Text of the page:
Posted on November 9, 2009
Optimized Game Timer Loop Update #2
Optimized Game Timer Loop Update #2
Ok, so I spent the weekend (well the free-time part anyway), looking at the timer and found that in its current form it works best at 30FPS across all platforms. With updateAfterEvent turned on, you might still run the risk of an older computer with a new FP10 plugin not working (in the future), but so far this configuration works fine on all systems I tested,
I am not content though, so for now, if you are using the Sleep Based Active Render Game Loop Timer with a frame rate above 30, then I suggest turning off the updateAfterEvent and replacing it with stage.invalidate(). This doesn’t seem to have the exact same smoothing reaction as updateAfterEvent, and it might just be a placebo, but it makes me feel better to have something it its place for for now.
Also, it is best (like I said up above) to try to keep the FPS at 30 with or without the updateAfterEvent turned on.
Now, I did work on 6 different timers in an attempt to profile a game while running and reset the frame rate and or turn off UpdateAfterEvent dynamically. It actually worked, but while the game played the FPS would continue to drop to the minimum I set no matter what I tried. This is because it never knew exactly when the game-play started or how long to continue profiling before it was satisfied. It just began profiling as soon as the application started (even on the menu screens). I keep my render loop and my game code decoupled and to continue to do this, I didn’t want them to know too much about the state of the other. I added code to wait a specified number of frames and then lock in the current frame rate. This seemed to work if the player started the game up right away, but if the player sat on the title screen for too long of a time, then the render profiler would assume the game was fine and when the player got to the game it would not profile any more. Yes, I *could* have hard-coded it to start when the game play started. I began to do this, but stopped when I realized that if I added in a processor intensive menu screen or opening animation, the game might freeze before the profiling even began.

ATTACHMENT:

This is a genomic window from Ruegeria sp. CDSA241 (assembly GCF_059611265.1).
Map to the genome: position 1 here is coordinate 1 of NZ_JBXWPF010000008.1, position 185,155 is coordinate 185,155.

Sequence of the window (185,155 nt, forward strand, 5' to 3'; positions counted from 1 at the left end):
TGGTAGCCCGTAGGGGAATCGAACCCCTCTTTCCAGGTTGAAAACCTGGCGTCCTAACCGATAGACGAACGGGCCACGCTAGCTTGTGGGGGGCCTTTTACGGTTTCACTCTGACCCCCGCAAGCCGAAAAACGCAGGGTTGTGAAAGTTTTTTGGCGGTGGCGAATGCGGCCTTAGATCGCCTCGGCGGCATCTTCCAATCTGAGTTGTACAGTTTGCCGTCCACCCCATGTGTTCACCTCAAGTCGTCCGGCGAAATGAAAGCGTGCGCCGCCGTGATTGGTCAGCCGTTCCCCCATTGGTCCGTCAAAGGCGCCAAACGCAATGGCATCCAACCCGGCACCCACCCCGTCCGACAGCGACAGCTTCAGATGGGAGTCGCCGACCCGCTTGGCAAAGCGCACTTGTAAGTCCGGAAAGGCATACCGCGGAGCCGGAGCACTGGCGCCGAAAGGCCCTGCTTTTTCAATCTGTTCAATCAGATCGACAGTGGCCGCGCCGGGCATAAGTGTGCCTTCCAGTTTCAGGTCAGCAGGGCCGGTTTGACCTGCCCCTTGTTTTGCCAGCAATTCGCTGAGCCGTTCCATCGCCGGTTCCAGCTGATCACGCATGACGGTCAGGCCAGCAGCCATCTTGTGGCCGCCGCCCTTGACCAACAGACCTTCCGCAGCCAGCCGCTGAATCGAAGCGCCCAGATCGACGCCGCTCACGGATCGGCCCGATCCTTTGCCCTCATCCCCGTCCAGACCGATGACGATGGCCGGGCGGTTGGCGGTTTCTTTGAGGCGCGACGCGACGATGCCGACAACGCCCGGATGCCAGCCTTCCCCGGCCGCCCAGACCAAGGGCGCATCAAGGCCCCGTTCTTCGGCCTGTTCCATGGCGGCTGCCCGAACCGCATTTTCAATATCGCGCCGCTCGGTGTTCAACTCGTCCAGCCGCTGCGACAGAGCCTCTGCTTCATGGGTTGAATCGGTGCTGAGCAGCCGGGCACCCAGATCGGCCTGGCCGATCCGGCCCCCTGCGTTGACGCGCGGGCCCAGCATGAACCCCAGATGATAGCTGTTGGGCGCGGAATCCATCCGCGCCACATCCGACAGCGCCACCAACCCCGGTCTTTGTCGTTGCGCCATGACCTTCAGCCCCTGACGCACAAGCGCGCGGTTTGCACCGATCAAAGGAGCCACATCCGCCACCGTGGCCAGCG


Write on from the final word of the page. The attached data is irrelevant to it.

So, I will be modifying the timer to add in a game independent profiler that will start as the game begins (before menus and intros, etc) and use the first few seconds to profile the system off screen and choose an appropriate frame rate. If the frame rate is lower than my selected minimum, then I will turn off the updateAfterEvent. This complete version will be in the book if it works. I will also post a tutorial here on how to use it properly.
For now though, I am going to stick with the 30FPS max and the updateAfterEvent turned on until I have a working dynamic profiler.
******* Contents os Original Post
About a year and a half ago I posted a tutorial on using an optimized sleep-based game timer loop that included a time slice active renderer. The idea came from the great book, Killer Game Programming in Java, and the AS3 version was perfected by my good friend Chris Cutler and I. Soon after posting this tutorial, I began to get some reports of isolated incidents of it not working properly with the “updateAfterEvent” turned on for the Timer instance. This was isolated to just the Mac Flash CS2 IDE and was mitigated by lowering the frame rate down to 40FPS, so I shrugged it off.
Lately though, I have had to turn the updateAfterEvent off for more and more plug-in variations and now it even affects some games in XP and Windows 7. Those games need to be really pushing the limit of the Flash player to exhibit a problem, but since those are the types of games I like to make, and since the book we are writing focuses a lot of attention on this timer, I have decided to work on a patch this weekend.
I can’t guarantee that is will be completely stable by Sunday, but it is affecting the book deadline so it will need to be fixed fast. Anyone who has seen the silky smooth screen updates using the active renderer with “updateAfterEvent” turned on, and then had to experience it without will appreciate what I am going to attempt to do.
My plan is to have the render loop profile its own attributes (while running the game) to auto discover when it is causing a problem in a player. When it does, it will either automatically turn off the “updateAfterEvent” or it will go further and attempt to realign the frame rate to one that is more compatible with the platform it is running on.
I hope this works…